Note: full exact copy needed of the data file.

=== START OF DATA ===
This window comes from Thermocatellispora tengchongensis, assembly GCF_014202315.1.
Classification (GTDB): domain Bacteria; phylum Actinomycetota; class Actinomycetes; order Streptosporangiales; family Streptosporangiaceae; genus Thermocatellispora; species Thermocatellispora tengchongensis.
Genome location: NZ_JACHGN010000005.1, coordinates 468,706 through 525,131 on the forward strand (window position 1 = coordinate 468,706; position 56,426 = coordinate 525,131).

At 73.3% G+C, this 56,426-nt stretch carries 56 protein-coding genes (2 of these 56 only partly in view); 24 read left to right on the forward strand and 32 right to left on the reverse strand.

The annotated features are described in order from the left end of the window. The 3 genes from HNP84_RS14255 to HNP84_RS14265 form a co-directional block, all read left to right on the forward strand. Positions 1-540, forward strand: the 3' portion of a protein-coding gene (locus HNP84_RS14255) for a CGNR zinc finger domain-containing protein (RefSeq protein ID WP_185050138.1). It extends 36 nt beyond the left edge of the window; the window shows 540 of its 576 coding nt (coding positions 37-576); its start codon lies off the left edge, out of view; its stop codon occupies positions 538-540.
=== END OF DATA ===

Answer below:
This window comes from Thermocatellispora tengchongensis, assembly GCF_014202315.1.
Classification (GTDB): domain Bacteria; phylum Actinomycetota; class Actinomycetes; order Streptosporangiales; family Streptosporangiaceae; genus Thermocatellispora; species Thermocatellispora tengchongensis.
Genome location: NZ_JACHGN010000005.1, coordinates 468,706 through 525,131 on the forward strand (window position 1 = coordinate 468,706; position 56,426 = coordinate 525,131).

At 73.3% G+C, this 56,426-nt stretch carries 56 protein-coding genes (2 of these 56 only partly in view); 24 read left to right on the forward strand and 32 right to left on the reverse strand.

The annotated features are described in order from the left end of the window. The 3 genes from HNP84_RS14255 to HNP84_RS14265 form a co-directional block, all read left to right on the forward strand. Positions 1-540, forward strand: the 3' portion of a protein-coding gene (locus HNP84_RS14255) for a CGNR zinc finger domain-containing protein (RefSeq protein ID WP_185050138.1). It extends 36 nt beyond the left edge of the window; the window shows 540 of its 576 coding nt (coding positions 37-576); its start codon lies off the left edge, out of view; its stop codon occupies positions 538-540.